Send to

Choose Destination
Autoimmun Rev. 2018 Sep;17(9):882-889. doi: 10.1016/j.autrev.2018.03.012. Epub 2018 Jul 10.

Therapy of scleroderma renal crisis: State of the art.

Author information

Division of Rheumatology, Department of Medicine (DIMED), University of Padova, Via Giustiniani 2, 35128 Padova, Italy.
Apheresis Unit, Department of Transfusion Medicine, University Hospital of Padova, Via Giustiniani 2, 35128 Padova, Italy.
Division of Rheumatology, Department of Medicine (DIMED), University of Padova, Via Giustiniani 2, 35128 Padova, Italy. Electronic address:


Scleroderma renal crisis (SRC) is an uncommon but still life-threatening manifestation of systemic sclerosis (SSc). The incidence of SRC has decreased in the last few decades, probably due to a widespread use of vasodilators in SSc patients. It is well-recognized that exposure to different drugs can trigger SRC (corticosteroids, cyclosporine) or might prevent its occurrence (iloprost, calcium channel blockers). The prognosis of this life-threatening manifestation has not substantially improved since 1980s, when ACE-inhibitors were introduced in its treatment. ACE-inhibitors remain the mainstay in the therapy of SRC due to their efficacy in controlling malignant hypertension; indeed, the prognosis largely depends on the rapid improvement of the ongoing renal ischemia. Calcium-channel blockers and in third line diuretics and alpha-blockers should be used as additional therapy if blood pressure control remains suboptimal despite maximum tolerated doses of ACE-inhibitors. Given the growing evidence on the role of complement activation and endothelin-1 in the pathogenesis of SRC, recent case-series and case reports have suggested the use of C5-inhibitors and endothelin receptor antagonists in the therapy of SRC, mainly in the refractory cases. Plasma-exchange seems to give some benefits in patients with SRC and microangiopathy or intolerant to ACE-inhibitors. Renal transplantation is the last treatment option and its outcome is similar to that reported in other connective tissue disorders, with a 5-year patient survival rate of about 82%. In this review we summarize the current knowledge in the treatment of SRC.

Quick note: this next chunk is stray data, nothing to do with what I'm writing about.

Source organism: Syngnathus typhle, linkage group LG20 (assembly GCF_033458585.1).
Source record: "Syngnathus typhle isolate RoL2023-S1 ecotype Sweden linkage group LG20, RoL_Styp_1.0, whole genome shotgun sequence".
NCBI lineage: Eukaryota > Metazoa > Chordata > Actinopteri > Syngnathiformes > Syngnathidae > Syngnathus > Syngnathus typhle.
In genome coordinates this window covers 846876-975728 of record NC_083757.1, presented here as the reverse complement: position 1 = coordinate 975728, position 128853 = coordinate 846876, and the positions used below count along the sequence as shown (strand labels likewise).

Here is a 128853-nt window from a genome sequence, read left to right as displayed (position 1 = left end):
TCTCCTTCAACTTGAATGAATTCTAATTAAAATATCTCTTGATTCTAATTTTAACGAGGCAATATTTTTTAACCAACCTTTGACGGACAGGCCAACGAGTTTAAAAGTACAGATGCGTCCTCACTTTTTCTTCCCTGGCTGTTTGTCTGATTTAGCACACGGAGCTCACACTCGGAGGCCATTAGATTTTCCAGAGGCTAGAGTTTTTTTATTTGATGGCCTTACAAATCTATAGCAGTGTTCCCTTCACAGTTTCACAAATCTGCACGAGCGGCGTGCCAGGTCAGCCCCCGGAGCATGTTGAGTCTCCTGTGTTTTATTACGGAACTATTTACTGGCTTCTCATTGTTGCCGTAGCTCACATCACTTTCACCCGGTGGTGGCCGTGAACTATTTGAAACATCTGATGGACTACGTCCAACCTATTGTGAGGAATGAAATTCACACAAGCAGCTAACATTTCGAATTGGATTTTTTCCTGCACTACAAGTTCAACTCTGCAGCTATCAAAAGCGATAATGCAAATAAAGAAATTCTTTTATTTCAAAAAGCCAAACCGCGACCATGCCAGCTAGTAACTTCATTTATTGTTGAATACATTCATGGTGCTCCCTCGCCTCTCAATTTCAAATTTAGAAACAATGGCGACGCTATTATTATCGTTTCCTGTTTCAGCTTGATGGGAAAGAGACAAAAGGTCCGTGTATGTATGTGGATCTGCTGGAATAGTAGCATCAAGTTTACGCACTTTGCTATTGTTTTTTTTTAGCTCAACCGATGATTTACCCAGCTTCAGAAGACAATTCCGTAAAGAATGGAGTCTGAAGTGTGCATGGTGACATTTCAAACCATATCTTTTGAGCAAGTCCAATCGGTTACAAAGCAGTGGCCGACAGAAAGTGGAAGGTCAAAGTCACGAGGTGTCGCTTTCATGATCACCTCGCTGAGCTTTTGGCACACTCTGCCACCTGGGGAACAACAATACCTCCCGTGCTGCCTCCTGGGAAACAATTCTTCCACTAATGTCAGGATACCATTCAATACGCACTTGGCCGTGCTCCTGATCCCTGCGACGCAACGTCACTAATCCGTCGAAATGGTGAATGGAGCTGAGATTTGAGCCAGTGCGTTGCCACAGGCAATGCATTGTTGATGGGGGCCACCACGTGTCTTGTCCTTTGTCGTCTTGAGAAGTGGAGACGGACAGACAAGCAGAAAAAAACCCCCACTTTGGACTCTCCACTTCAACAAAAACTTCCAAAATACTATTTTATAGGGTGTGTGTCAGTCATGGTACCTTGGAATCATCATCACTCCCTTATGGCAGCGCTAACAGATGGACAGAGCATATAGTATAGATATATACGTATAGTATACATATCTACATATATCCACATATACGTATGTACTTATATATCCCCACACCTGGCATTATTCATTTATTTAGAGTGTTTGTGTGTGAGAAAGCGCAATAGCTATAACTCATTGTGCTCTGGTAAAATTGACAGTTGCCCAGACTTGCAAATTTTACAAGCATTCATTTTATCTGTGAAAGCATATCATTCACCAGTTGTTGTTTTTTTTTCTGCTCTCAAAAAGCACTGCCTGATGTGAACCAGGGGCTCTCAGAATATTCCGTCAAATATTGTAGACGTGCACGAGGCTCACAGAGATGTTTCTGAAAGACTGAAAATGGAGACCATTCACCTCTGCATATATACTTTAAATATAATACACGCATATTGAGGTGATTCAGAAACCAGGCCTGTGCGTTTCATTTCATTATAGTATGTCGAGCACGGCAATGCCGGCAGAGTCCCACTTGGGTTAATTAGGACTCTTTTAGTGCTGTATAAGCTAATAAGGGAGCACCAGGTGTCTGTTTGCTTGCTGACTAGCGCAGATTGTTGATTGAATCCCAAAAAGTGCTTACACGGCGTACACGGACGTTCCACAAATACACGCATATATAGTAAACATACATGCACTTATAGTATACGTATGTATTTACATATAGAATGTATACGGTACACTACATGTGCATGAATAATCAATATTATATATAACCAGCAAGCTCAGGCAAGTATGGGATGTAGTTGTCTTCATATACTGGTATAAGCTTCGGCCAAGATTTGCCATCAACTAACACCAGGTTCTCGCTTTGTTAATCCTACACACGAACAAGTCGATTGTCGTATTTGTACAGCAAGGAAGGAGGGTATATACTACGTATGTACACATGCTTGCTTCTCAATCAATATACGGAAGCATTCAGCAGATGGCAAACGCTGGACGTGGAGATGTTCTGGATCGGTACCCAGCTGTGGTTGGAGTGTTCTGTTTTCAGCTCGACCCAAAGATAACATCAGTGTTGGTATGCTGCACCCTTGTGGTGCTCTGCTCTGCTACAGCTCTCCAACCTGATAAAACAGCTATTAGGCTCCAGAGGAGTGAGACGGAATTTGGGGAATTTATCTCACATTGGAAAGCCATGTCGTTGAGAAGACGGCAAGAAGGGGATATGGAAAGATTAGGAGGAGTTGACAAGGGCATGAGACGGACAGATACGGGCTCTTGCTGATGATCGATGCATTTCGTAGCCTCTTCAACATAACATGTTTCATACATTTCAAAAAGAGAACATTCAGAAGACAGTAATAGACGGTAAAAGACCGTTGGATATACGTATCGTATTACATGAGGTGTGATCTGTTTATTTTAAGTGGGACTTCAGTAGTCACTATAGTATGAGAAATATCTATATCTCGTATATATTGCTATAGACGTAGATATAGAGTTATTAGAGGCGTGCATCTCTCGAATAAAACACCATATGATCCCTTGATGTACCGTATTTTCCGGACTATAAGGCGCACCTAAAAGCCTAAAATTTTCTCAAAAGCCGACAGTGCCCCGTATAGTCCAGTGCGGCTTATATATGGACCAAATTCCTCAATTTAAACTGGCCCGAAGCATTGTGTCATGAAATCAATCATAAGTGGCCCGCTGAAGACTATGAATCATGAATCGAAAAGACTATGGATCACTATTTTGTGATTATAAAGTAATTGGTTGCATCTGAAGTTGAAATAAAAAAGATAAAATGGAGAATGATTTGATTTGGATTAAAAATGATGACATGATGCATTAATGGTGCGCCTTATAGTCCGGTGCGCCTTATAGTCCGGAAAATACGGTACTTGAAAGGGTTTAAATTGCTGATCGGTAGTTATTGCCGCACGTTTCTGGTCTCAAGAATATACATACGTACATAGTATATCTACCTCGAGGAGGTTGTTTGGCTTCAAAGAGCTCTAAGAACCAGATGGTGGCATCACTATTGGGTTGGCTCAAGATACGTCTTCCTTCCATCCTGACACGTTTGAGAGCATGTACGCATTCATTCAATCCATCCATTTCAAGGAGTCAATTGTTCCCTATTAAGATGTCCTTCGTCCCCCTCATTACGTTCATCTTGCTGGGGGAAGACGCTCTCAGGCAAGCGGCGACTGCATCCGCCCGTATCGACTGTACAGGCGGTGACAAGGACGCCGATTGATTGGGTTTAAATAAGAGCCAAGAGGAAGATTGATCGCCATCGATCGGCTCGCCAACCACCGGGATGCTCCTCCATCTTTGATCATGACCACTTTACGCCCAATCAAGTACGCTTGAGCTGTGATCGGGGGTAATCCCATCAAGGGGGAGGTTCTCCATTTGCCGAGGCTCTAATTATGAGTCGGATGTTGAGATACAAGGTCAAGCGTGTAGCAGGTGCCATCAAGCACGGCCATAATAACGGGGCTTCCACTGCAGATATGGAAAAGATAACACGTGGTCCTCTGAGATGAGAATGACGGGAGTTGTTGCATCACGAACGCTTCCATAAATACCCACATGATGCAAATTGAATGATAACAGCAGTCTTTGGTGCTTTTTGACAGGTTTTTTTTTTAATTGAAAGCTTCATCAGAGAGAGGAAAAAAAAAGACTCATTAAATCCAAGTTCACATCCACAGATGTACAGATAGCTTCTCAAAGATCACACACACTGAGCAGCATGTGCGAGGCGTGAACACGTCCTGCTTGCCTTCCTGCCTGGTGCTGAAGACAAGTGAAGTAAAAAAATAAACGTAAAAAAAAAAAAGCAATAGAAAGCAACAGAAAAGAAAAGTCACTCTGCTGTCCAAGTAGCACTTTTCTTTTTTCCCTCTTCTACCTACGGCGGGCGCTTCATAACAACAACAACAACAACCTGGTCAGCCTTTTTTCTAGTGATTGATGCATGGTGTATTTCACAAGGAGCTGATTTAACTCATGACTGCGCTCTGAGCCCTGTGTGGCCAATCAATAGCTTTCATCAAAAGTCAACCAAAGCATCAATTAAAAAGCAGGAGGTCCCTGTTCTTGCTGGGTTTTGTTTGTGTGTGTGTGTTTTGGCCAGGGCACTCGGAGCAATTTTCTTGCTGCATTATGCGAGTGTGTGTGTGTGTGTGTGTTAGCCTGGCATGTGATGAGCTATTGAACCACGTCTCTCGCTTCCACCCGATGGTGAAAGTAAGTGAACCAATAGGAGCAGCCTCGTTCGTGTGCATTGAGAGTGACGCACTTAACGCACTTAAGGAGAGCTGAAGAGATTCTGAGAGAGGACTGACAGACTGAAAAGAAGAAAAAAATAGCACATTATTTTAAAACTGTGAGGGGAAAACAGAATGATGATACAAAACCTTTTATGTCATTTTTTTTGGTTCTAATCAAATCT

Angiotensin-converting enzyme inhibitors; C5-inhibitors; Endothelin receptor antagonists; Plasma-exchange; Renal transplantation; Scleroderma renal crisis

[Indexed for MEDLINE]

Supplemental Content

Full text links

Icon for Elsevier Science
Loading ...
Support Center